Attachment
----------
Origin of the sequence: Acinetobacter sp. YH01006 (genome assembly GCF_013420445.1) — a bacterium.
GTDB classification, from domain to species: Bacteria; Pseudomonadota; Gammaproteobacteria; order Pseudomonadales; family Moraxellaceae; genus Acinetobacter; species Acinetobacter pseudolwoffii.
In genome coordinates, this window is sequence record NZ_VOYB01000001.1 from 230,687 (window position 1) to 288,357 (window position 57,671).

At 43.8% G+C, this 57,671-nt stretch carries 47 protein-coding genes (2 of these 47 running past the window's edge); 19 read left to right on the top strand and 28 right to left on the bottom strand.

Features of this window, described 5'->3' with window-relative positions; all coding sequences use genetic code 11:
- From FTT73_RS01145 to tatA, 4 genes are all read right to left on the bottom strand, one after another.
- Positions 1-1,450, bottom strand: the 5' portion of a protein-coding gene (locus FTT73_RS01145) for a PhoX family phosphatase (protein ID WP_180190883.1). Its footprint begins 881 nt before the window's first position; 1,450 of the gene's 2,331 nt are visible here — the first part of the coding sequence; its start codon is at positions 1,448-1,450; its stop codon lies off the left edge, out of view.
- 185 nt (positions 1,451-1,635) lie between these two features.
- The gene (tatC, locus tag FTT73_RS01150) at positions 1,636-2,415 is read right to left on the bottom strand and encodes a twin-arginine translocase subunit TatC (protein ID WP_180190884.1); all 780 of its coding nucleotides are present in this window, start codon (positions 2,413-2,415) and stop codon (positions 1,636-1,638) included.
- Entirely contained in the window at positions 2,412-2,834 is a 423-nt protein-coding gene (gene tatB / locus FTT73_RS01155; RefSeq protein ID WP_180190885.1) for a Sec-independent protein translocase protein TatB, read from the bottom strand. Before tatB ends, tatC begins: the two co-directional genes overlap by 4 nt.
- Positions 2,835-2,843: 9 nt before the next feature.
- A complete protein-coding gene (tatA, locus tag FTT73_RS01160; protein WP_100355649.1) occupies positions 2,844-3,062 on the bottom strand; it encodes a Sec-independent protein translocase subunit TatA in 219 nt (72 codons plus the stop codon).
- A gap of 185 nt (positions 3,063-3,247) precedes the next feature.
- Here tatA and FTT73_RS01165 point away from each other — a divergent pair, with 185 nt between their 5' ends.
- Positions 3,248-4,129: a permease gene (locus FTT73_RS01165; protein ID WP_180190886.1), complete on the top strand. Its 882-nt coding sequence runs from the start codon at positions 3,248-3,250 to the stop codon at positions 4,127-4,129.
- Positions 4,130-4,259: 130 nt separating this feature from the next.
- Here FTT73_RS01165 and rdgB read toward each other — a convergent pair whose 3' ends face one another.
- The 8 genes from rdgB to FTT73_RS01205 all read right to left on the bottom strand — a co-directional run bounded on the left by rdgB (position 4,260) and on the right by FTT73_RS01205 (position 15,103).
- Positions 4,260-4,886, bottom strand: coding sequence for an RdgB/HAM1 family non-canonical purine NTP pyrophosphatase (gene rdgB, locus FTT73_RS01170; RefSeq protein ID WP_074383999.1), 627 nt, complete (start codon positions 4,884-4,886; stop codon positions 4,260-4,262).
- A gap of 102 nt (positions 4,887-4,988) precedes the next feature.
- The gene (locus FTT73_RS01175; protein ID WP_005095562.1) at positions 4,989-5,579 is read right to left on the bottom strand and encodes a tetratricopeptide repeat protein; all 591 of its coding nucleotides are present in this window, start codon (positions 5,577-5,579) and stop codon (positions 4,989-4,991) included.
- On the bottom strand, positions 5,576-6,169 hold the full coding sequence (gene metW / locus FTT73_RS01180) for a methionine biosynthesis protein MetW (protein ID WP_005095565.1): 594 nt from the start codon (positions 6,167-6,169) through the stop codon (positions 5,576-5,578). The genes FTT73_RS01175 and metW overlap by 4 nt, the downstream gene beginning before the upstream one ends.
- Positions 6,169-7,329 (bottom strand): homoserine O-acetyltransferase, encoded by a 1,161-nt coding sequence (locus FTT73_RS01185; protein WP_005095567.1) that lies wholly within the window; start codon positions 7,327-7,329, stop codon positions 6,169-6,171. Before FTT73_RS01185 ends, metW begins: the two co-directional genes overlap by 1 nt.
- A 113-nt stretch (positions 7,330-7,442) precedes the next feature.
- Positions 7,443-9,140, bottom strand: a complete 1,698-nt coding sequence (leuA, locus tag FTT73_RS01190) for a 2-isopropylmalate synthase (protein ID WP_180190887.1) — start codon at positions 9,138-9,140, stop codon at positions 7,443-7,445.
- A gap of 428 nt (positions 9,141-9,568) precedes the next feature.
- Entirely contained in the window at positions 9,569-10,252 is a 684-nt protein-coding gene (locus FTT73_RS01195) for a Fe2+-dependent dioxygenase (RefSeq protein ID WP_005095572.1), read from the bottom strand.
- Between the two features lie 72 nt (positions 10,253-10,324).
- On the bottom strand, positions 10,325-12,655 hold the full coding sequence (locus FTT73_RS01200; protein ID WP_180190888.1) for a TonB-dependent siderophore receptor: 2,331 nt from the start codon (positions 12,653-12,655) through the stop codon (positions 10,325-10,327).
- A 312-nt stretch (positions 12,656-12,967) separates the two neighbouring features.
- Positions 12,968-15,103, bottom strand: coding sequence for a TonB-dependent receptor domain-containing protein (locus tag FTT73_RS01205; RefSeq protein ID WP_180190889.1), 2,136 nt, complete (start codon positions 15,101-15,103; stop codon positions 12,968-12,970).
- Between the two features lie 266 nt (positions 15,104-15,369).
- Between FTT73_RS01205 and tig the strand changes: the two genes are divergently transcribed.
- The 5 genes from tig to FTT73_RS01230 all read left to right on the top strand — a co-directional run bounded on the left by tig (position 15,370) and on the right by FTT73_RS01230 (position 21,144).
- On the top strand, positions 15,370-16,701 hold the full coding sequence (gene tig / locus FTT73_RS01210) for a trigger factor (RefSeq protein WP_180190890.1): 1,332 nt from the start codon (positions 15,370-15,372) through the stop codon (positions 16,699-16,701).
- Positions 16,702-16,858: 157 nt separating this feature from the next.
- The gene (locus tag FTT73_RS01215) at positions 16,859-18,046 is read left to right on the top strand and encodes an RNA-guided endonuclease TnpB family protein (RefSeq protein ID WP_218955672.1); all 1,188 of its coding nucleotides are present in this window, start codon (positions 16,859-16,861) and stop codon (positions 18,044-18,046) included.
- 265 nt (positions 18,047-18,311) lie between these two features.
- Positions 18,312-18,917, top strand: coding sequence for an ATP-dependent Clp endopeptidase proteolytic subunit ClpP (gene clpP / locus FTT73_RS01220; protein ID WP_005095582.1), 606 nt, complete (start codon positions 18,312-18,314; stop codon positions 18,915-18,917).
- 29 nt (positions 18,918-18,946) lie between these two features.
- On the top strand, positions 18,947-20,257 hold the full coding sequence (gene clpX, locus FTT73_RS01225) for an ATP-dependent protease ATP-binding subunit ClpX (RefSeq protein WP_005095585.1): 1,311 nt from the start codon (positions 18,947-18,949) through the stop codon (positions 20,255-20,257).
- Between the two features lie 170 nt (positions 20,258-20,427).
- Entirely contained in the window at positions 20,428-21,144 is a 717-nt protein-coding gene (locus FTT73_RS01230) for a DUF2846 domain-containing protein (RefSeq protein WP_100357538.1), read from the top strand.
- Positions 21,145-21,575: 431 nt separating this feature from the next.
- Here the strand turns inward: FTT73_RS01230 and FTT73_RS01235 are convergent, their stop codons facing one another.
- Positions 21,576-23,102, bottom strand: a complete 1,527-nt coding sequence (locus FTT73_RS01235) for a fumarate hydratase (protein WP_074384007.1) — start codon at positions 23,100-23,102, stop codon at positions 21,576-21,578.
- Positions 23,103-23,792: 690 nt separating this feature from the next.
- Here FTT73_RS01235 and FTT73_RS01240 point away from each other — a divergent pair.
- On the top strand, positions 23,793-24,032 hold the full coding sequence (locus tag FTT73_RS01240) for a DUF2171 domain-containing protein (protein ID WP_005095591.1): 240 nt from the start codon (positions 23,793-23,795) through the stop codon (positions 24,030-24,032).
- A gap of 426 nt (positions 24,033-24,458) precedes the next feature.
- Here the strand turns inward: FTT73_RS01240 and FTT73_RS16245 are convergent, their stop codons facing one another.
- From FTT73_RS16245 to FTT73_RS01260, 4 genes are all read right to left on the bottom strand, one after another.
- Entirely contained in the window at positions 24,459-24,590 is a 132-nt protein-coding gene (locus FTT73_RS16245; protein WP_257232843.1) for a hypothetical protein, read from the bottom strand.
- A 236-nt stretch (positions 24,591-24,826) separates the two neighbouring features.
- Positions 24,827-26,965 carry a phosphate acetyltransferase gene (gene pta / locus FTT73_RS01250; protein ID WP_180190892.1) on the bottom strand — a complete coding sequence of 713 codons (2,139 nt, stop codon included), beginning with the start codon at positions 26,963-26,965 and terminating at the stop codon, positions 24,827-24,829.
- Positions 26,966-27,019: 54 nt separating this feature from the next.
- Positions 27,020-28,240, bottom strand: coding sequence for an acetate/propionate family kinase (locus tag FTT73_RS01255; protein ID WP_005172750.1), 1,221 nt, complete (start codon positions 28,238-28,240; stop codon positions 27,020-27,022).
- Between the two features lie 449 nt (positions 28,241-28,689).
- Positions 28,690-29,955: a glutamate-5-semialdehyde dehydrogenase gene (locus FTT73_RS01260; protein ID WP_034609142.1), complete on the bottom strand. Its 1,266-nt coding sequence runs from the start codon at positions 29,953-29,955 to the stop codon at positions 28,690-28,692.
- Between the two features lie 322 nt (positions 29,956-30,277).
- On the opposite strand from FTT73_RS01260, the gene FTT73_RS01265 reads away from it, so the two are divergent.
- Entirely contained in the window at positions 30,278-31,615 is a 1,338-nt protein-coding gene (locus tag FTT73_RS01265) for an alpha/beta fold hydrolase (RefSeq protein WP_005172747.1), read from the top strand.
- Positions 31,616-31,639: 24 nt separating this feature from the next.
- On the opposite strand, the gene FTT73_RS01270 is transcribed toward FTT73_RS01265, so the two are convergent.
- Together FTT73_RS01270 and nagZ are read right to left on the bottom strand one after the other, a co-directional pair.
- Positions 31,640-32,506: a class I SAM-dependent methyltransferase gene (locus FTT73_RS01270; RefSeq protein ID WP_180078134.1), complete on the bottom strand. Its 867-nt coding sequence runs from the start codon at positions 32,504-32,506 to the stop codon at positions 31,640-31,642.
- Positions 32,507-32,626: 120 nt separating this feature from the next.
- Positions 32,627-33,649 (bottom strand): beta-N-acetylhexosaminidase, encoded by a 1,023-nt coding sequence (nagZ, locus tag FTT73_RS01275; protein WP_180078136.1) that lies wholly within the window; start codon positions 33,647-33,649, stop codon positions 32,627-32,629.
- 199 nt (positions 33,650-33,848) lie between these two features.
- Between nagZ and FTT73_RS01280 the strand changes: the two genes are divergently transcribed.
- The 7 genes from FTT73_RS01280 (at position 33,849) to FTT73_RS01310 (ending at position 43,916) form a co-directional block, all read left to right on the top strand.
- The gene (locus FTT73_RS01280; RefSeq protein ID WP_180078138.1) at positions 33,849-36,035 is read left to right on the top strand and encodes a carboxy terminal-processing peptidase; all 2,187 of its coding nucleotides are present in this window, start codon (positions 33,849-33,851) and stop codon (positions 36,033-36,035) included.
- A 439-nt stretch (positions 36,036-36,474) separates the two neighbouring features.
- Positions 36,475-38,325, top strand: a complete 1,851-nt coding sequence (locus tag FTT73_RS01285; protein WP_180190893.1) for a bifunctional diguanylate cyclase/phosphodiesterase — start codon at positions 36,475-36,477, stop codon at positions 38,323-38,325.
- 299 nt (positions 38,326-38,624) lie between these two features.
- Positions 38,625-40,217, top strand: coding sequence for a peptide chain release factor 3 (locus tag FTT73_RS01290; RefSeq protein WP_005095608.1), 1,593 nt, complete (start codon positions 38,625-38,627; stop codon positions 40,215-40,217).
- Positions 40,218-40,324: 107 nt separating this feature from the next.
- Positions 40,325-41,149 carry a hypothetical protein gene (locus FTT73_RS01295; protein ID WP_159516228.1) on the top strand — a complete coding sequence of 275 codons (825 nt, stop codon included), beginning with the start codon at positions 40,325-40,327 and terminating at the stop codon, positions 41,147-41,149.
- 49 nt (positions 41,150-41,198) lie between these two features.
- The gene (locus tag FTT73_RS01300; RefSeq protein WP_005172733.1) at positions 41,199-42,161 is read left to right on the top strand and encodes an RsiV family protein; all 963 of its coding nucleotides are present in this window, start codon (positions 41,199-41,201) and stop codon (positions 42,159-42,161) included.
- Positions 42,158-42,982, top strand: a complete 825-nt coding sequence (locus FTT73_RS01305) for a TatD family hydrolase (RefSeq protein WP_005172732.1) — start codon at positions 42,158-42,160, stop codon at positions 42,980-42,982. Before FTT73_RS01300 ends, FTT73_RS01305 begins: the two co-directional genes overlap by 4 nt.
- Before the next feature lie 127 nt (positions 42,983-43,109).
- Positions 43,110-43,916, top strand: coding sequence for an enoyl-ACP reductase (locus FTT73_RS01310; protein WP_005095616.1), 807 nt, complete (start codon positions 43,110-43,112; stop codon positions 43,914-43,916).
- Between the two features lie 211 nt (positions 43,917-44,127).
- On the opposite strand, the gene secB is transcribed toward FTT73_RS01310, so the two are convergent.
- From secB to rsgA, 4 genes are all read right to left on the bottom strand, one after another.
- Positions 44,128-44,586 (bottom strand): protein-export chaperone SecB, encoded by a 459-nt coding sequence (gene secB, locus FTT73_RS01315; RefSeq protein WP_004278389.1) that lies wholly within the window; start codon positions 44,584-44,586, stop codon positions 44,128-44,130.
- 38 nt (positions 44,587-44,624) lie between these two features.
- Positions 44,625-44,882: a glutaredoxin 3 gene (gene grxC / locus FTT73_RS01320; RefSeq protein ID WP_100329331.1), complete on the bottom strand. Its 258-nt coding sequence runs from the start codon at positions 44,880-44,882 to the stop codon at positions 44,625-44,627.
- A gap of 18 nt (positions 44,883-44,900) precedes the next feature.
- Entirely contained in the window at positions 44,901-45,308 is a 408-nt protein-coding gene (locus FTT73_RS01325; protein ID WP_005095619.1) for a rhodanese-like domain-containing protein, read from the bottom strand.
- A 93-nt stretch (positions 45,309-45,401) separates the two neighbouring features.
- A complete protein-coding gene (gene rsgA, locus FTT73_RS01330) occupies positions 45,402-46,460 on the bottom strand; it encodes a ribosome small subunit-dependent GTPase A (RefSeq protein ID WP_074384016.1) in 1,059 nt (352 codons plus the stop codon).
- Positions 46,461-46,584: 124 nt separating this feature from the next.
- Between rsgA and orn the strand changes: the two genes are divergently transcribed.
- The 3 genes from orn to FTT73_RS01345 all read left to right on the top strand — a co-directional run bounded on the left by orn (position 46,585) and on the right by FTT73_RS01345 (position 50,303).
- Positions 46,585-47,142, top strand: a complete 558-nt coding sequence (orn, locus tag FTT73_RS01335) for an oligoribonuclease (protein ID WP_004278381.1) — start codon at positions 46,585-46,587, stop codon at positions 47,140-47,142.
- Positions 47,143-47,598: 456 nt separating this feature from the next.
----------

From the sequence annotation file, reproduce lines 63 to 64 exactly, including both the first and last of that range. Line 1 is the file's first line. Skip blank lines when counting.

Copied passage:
- Positions 31,616-31,639: 24 nt separating this feature from the next.
- On the opposite strand, the gene FTT73_RS01270 is transcribed toward FTT73_RS01265, so the two are convergent.